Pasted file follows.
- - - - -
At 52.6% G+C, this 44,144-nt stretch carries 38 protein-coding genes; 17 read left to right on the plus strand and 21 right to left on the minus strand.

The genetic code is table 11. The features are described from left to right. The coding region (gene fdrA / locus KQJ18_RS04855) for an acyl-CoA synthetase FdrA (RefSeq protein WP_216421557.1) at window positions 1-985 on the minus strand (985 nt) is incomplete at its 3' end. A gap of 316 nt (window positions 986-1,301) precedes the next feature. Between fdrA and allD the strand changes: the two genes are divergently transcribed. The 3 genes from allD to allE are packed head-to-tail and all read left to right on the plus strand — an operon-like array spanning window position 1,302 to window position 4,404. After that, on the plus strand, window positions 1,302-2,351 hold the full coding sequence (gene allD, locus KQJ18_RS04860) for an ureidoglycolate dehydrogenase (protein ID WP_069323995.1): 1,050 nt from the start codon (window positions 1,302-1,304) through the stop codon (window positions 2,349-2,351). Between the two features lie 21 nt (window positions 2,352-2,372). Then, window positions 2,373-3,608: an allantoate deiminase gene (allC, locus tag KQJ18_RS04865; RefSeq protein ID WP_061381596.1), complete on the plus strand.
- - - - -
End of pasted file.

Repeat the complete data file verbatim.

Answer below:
At 52.6% G+C, this 44,144-nt stretch carries 38 protein-coding genes; 17 read left to right on the plus strand and 21 right to left on the minus strand.

The genetic code is table 11. The features are described from left to right. The coding region (gene fdrA / locus KQJ18_RS04855) for an acyl-CoA synthetase FdrA (RefSeq protein WP_216421557.1) at window positions 1-985 on the minus strand (985 nt) is incomplete at its 3' end. A gap of 316 nt (window positions 986-1,301) precedes the next feature. Between fdrA and allD the strand changes: the two genes are divergently transcribed. The 3 genes from allD to allE are packed head-to-tail and all read left to right on the plus strand — an operon-like array spanning window position 1,302 to window position 4,404. After that, on the plus strand, window positions 1,302-2,351 hold the full coding sequence (gene allD, locus KQJ18_RS04860) for an ureidoglycolate dehydrogenase (protein ID WP_069323995.1): 1,050 nt from the start codon (window positions 1,302-1,304) through the stop codon (window positions 2,349-2,351). Between the two features lie 21 nt (window positions 2,352-2,372). Then, window positions 2,373-3,608: an allantoate deiminase gene (allC, locus tag KQJ18_RS04865; RefSeq protein ID WP_061381596.1), complete on the plus strand.